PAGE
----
Artists Great Artists Collect: Michael Childers
What is your favorite thing about your art collection?
“When I walk in my house at night and see everything on the walls it gives me a thrill. It’s like visiting my best and warmest friends. It’s a lifetime of collecting that I look at. I enjoy it, admire it, I love sharing it with my friends, I do lectures with art and photography students. It’s wonderful to share because I know I won’t have all of this for forever. It’s wonderful to experience right now.”
What are your favorite pieces?
“I love The Girl on the Diving Board by Patrick Morrison. It was painted outside my house in the Hollywood Hills. Patrick is a brilliant Irish painter, a great friend of David Hockney. This was the poster of his show done in the early 80’s. When I saw it, I just had to have it. I didn’t have the money, but thank god I knew the dealer. I put down payments on it, and had to pay it off over a year and a half. Sometimes you do that. I will not part with it. It reminds me so much of that part of my life in Los Angeles in the glories of California.
“I’m also very proud of my collection of Hockneys—his drawings, his lithographs, small paintings, his photographs. It’s been the thrill of my life not only to know this great man and artist but to be able to have some of his small pieces.
What are the qualities of a successful artwork?
“Oh god, I wish I knew. Whether it holds its place in time. Sometimes contemporary art looks good for a year or two then it loses its edge, or looks dated, or weak. You want something that is going to be sort of eternal. That’s why you trade off paintings and get something new. You go through a period where you say, ‘Well, I don’t love that as much as I did at that time.’”
In your opinion, what are the top three things someone should consider before starting an art collection?
“To have a passion for whatever it is, whether it’s a sculpture, painting, ceramics, glass. To read up before there are any purchases. To know what you're going for and perhaps figure out a direction that your journey through collecting might take—over a lifetime or the immediate future.“
What is the biggest sacrifice you have made to buy art?
“It’s just figuring out what you want and devoting a portion of your income to collecting. Sometimes it’s a small bit, sometimes it’s much more, sometimes you go into debt to get a great piece. Overall, just keep the excitement of the collecting going.”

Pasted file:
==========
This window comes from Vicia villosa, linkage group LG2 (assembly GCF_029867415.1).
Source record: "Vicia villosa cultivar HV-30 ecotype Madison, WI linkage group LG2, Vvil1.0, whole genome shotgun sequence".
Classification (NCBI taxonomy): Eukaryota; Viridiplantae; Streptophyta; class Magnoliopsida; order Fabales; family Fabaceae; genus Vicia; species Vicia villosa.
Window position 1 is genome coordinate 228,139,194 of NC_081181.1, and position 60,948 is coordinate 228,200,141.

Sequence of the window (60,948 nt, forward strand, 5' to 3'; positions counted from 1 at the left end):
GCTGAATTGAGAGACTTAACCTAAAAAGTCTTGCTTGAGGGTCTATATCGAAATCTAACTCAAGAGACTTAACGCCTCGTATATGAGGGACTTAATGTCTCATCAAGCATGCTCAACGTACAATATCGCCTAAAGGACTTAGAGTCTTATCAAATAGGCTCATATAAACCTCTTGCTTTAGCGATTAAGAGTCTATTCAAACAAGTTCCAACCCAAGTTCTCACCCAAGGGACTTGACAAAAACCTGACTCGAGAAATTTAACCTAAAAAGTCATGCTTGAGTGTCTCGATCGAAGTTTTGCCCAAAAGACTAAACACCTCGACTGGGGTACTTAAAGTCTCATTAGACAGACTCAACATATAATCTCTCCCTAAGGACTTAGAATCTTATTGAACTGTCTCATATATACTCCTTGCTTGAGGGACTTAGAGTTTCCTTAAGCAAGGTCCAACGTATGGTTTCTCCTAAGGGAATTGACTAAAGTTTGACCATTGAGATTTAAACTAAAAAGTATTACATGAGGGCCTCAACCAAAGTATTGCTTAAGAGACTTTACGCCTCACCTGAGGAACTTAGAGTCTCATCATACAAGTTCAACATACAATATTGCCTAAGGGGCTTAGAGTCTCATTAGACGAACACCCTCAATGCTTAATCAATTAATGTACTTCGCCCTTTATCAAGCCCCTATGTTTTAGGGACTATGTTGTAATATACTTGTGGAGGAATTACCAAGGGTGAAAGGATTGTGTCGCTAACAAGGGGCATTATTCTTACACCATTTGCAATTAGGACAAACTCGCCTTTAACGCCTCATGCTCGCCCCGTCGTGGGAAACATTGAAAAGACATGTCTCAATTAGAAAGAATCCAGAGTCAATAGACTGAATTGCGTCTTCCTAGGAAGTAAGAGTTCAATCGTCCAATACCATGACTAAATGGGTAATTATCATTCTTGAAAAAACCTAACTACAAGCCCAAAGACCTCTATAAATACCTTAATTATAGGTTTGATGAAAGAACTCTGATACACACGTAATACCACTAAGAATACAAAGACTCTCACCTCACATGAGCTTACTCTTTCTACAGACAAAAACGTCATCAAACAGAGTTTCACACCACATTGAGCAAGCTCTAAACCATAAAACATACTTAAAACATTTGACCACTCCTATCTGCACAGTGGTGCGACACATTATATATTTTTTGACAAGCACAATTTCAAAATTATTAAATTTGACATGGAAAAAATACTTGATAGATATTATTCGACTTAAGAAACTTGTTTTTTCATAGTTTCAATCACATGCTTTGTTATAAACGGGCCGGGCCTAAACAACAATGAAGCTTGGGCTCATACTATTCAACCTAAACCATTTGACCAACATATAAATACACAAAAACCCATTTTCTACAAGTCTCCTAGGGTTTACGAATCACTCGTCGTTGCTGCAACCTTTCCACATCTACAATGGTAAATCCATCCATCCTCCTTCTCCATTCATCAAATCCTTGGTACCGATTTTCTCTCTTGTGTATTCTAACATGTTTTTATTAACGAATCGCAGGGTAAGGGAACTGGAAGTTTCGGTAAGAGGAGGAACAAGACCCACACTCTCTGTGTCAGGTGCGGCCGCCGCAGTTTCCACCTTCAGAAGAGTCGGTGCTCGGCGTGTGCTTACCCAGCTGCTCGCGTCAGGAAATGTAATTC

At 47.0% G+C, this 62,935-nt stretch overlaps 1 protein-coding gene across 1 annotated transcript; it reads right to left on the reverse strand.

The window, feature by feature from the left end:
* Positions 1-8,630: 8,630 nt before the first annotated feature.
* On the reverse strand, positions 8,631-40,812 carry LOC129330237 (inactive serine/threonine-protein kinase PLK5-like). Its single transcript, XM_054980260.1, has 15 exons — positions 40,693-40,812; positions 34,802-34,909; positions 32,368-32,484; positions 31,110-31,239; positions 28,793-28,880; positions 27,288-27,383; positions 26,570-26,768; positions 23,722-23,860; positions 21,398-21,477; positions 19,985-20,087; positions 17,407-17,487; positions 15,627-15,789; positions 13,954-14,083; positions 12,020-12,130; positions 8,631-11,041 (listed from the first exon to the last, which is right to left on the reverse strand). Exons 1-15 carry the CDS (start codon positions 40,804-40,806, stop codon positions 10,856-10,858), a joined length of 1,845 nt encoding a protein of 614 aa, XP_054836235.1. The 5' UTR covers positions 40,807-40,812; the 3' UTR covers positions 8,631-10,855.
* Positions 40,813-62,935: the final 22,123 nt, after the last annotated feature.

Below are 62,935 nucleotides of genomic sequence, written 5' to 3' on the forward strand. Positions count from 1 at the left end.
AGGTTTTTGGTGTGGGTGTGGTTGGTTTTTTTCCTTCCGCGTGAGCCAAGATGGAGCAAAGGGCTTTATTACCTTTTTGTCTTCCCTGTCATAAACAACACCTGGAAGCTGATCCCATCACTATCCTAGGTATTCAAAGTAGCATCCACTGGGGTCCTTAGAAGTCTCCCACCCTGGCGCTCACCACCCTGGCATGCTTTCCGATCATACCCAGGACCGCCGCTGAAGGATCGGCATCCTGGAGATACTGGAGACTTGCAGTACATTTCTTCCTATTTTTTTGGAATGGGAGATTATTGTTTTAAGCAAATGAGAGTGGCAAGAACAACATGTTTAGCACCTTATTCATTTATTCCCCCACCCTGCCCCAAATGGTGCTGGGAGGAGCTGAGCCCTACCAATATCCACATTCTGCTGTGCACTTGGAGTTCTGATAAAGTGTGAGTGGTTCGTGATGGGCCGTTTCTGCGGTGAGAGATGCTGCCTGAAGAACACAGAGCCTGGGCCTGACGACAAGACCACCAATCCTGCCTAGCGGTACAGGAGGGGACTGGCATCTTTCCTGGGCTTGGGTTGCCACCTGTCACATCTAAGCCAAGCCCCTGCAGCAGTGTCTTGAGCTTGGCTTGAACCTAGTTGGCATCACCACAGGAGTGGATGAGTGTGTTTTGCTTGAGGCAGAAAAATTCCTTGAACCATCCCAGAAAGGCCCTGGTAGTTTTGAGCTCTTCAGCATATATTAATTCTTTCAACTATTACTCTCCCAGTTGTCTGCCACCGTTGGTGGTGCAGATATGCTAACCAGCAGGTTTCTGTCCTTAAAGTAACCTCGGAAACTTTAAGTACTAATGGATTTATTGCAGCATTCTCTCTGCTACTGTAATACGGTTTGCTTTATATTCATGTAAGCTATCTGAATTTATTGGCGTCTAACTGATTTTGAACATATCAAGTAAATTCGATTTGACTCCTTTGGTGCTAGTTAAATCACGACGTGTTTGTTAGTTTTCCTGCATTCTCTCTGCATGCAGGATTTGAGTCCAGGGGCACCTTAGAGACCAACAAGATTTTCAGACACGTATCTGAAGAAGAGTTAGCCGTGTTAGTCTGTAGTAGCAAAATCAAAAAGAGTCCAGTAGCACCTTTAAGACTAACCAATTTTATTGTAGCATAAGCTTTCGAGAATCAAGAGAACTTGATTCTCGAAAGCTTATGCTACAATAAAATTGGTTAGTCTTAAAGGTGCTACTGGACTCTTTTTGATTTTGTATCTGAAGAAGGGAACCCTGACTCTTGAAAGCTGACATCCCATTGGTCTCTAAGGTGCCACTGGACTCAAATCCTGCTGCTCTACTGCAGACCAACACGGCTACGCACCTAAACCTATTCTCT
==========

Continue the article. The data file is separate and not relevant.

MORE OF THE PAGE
Where do you look for art?
“I travel a lot in London, New York, Los Angeles, Palm Springs. I always do the galleries and the museums. I always see something new that doesn't look like anyone else. That always intrigues me.”
Where is your favorite place to view art?
“I love museums and I love seeing great collections at people’s houses. If they have extraordinary collections, it inspires me to do it in a small way. I’m very proud of my photography collection—which was bigger at one time, over a hundred more images. But I have donated a great deal of it to the Palm Springs Art Museum for their permanent collection. Then, I have sold some of it at Sotheby’s for quite a bit of money, which has allowed me to buy more art or more photographs.”
What called you to being an artist?
“Well, it was the passion for photography. I just wanted to create when I was 17/18 years old at UCLA. I caught the bug. I was in art/photography school. I loved everything about it. I loved being with the young art students, chatting and staying up until three o’clock in the morning talking about art, drinking too much cappuccino, and smoking too many cigarettes. Whether it was film, or printing photographs, or creating art pieces, the most exciting time in my life was when I was young and in art school.”
What would you tell yourself ten to twenty years ago that you wish you knew then?
“My thoughts on what I should have done twenty years ago—you can’t look back. You can’t say, ‘I wish,” “I could have,” “I should have,” “I meant to.’ You do what you do. The main thing is to keep working, to keep producing, keep evolving (that’s the most important thing). Change your look. Change the focus. Find a new genius. Find a new something that inspires you. Constantly. David Hockney does that every five years of his life. He goes in a different direction and reinvents himself. Well, Picasso did that too. He went through realism. He went through cubism. He went through, slightly, for a small bit, serialism. He came back to, finally, figurative art. Just to keep evolving. That’s the most important thing—to explore the art that you're involved with.”